I’m grateful for the internet so I can do research from the comfort of my own home and I don’t have to spend hours in the library searching among the stacks. Although, I think Facebook is of the devil since I am tempted to spend way too much time there talking to old friends I’ve reconnected with and playing Bejeweled Blitz. I can’t help myself! Every day I say to myself that I’ll only check my mail and play a game or two and before I know it half an hour is gone. Especially when I’m playing that dumb, addicting game. It’s just a whirlpool of wasted time sucked away and I need to be more disciplined since my computer time is limited. But I am glad to be able to do research, walk away to feed the baby, and come back to it.

I’m grateful that I can email my poor friends/test readers across the continent who have gone through drafts of my manuscripts with nary a complaint. Could you imagine if I had to mail my stuff to people? I would have to put aside money every month for postage alone. And this way I can send my manuscripts to my friends at home in Canada, my editor friends back east, or anyone else who is game to read, with just a stroke of a key.

I’m grateful for the other contributors on this blog that write books to inspire me, make me laugh and give me the creeps. It makes me want to reach higher and be better in my own writing. I’m also grateful to our loyal readers who are so wonderful in their own right.

I'm grateful for Flylady who taught me the basics of balance and routine. I can keep my house tidy, get rid of clutter, and make sure dinner is planned and taken care of so I can feel like I am good wife and mom and still keep writing without any guilt that I should be doing something else.

I’m grateful for Barney the dinosaur. He gives me an uninterrupted half an hour of writing every day, since my youngest child discovered him. Although I admit to humming some of the songs while I write sometimes, which can be funny/annoying when I realize what I’m doing. (Now the Barney theme is running through my head. Great.)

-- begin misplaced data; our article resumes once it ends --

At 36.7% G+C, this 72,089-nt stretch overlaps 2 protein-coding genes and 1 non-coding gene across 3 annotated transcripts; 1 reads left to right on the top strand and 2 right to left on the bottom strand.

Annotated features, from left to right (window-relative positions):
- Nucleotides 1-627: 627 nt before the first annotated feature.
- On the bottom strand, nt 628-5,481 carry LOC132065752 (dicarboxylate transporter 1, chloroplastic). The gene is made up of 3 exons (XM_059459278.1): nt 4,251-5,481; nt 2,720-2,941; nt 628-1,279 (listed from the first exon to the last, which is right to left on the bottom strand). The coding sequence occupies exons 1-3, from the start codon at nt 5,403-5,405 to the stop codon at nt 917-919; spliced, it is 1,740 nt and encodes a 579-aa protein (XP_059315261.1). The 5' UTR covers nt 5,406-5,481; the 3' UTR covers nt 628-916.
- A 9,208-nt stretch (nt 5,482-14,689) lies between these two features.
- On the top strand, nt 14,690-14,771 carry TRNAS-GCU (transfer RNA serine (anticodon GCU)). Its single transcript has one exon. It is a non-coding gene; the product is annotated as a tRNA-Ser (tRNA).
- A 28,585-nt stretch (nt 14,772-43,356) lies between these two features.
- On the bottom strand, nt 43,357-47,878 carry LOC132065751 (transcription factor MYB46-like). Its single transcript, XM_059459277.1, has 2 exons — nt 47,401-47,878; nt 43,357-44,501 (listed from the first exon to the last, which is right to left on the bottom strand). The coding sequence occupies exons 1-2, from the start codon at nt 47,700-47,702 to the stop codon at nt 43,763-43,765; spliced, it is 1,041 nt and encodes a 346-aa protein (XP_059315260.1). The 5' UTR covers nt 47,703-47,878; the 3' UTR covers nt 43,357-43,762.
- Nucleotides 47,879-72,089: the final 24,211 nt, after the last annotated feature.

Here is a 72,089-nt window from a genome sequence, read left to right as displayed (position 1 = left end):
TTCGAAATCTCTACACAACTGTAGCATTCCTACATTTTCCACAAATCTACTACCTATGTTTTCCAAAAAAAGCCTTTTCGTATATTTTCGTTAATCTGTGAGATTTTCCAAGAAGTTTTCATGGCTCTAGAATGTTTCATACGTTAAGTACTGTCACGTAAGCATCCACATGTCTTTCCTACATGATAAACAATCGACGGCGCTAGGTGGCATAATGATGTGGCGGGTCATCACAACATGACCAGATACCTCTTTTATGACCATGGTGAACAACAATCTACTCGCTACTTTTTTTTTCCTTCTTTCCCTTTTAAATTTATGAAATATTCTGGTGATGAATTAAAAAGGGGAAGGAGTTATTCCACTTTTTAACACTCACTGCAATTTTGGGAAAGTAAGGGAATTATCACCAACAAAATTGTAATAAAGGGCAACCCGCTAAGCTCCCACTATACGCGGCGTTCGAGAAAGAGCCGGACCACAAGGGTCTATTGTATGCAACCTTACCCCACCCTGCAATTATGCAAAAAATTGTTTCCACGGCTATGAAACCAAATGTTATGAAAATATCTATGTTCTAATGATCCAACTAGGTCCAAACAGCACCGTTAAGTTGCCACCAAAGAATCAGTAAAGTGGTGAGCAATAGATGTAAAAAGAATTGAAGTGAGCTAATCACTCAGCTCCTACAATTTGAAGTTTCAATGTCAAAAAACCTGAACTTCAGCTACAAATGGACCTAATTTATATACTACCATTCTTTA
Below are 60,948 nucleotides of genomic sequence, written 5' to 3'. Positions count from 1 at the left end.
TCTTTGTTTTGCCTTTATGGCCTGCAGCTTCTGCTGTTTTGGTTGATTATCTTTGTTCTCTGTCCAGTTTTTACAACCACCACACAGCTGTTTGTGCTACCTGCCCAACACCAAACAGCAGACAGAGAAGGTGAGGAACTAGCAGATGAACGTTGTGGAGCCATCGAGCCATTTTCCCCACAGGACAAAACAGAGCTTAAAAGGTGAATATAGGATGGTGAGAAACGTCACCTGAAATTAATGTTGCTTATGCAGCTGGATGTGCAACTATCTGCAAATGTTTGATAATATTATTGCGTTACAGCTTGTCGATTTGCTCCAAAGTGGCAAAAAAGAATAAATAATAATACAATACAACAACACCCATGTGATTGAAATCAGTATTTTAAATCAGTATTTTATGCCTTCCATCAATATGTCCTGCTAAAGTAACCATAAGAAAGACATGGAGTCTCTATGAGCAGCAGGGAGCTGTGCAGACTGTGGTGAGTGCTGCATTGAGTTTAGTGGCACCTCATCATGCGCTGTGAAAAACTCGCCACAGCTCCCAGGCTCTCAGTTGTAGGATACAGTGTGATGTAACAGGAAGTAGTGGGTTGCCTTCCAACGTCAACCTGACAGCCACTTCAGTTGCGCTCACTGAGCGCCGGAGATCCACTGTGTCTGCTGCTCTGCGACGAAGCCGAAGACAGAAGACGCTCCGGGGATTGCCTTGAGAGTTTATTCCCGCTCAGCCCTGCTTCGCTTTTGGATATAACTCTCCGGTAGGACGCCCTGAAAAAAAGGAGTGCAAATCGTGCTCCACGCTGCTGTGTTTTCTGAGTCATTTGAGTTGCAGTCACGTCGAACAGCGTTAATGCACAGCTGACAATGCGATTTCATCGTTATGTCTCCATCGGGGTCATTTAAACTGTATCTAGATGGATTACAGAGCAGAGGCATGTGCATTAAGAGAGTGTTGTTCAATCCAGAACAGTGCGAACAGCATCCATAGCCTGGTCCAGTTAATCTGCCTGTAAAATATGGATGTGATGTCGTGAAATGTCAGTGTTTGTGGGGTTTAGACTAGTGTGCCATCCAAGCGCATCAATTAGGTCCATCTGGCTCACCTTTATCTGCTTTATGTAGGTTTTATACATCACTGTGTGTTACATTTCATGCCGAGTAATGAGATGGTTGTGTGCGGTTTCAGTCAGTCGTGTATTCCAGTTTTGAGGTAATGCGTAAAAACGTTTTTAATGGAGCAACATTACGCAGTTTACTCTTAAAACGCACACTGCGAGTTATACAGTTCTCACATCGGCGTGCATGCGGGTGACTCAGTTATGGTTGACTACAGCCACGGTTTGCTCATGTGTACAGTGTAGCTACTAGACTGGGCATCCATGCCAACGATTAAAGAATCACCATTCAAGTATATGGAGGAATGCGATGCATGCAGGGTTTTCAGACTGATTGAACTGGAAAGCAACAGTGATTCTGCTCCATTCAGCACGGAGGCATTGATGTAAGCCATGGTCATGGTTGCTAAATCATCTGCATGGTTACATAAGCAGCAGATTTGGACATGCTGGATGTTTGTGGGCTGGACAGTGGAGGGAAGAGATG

Most of all I’m grateful to be a writer. I look at the books I’ve published so far and I feel a sense of accomplishment. Each book represents a slice of my life when I wrote it and it’s something real and tangible that I can hold. It’s also something I’ve worked hard at and want to improve on, and it gives me a goal and sense of purpose. We’ve been asked to develop our talents, but sometimes half the battle is finding them and feeling comfortable with them. Writing is all about the journey and while it can be horribly frustrating, it is also incredibly rewarding.

So when I’m sitting down to my turkey feast on Monday, I will again feel gratitude for all the blessings I have in my life and in my writing life.

What are you grateful for as a writer/reader?

Wednesday, October 07, 2009

And the (Initial) Verdict Is . . .

by Stephanie Black

Considering that I told my editor I was planning to submit my manuscript in mid-October and, according to my calendar (which I hope is wrong), October is one week gone, and I’ve still got an entire draft to do, I think I’d better make this a short blog. I hereby predict that next week’s blog will be even shorter—possibly consisting of one run-on sentence, which may or may not include a Halloween joke, or maybe just an emoticon, if I can figure out how to create a writer screaming in panic out of parentheses, zeroes, and colons.